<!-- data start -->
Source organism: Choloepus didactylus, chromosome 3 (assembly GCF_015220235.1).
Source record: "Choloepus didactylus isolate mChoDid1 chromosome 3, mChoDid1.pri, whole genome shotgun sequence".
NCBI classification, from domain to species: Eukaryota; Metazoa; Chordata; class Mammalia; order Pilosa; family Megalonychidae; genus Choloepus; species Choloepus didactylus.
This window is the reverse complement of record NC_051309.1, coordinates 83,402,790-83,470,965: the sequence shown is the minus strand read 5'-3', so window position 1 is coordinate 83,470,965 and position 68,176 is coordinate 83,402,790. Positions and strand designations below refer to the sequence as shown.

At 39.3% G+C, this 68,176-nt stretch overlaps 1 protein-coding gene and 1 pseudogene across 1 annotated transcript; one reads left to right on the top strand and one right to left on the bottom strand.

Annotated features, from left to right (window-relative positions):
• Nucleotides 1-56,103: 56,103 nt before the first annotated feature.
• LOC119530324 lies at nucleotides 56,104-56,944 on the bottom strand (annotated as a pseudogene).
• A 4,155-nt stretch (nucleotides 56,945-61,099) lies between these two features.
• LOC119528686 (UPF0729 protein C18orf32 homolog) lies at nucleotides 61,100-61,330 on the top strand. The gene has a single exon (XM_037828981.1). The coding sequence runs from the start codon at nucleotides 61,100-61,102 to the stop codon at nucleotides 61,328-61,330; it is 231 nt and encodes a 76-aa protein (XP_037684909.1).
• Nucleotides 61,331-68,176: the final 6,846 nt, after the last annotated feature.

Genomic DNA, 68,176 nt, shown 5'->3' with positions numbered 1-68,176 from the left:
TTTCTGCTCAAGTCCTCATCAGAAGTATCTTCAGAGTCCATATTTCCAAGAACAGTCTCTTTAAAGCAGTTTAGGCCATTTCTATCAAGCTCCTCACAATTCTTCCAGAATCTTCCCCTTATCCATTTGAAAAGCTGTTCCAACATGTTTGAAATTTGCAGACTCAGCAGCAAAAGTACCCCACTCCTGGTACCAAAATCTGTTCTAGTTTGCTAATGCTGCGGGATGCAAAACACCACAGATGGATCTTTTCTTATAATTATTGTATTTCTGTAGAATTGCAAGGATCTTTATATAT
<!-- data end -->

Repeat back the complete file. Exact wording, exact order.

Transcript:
Source organism: Choloepus didactylus, chromosome 3 (assembly GCF_015220235.1).
Source record: "Choloepus didactylus isolate mChoDid1 chromosome 3, mChoDid1.pri, whole genome shotgun sequence".
NCBI classification, from domain to species: Eukaryota; Metazoa; Chordata; class Mammalia; order Pilosa; family Megalonychidae; genus Choloepus; species Choloepus didactylus.
This window is the reverse complement of record NC_051309.1, coordinates 83,402,790-83,470,965: the sequence shown is the minus strand read 5'-3', so window position 1 is coordinate 83,470,965 and position 68,176 is coordinate 83,402,790. Positions and strand designations below refer to the sequence as shown.

At 39.3% G+C, this 68,176-nt stretch overlaps 1 protein-coding gene and 1 pseudogene across 1 annotated transcript; one reads left to right on the top strand and one right to left on the bottom strand.

Annotated features, from left to right (window-relative positions):
• Nucleotides 1-56,103: 56,103 nt before the first annotated feature.
• LOC119530324 lies at nucleotides 56,104-56,944 on the bottom strand (annotated as a pseudogene).
• A 4,155-nt stretch (nucleotides 56,945-61,099) lies between these two features.
• LOC119528686 (UPF0729 protein C18orf32 homolog) lies at nucleotides 61,100-61,330 on the top strand. The gene has a single exon (XM_037828981.1). The coding sequence runs from the start codon at nucleotides 61,100-61,102 to the stop codon at nucleotides 61,328-61,330; it is 231 nt and encodes a 76-aa protein (XP_037684909.1).
• Nucleotides 61,331-68,176: the final 6,846 nt, after the last annotated feature.

Genomic DNA, 68,176 nt, shown 5'->3' with positions numbered 1-68,176 from the left:
TTTCTGCTCAAGTCCTCATCAGAAGTATCTTCAGAGTCCATATTTCCAAGAACAGTCTCTTTAAAGCAGTTTAGGCCATTTCTATCAAGCTCCTCACAATTCTTCCAGAATCTTCCCCTTATCCATTTGAAAAGCTGTTCCAACATGTTTGAAATTTGCAGACTCAGCAGCAAAAGTACCCCACTCCTGGTACCAAAATCTGTTCTAGTTTGCTAATGCTGCGGGATGCAAAACACCACAGATGGATCTTTTCTTATAATTATTGTATTTCTGTAGAATTGCAAGGATCTTTATATAT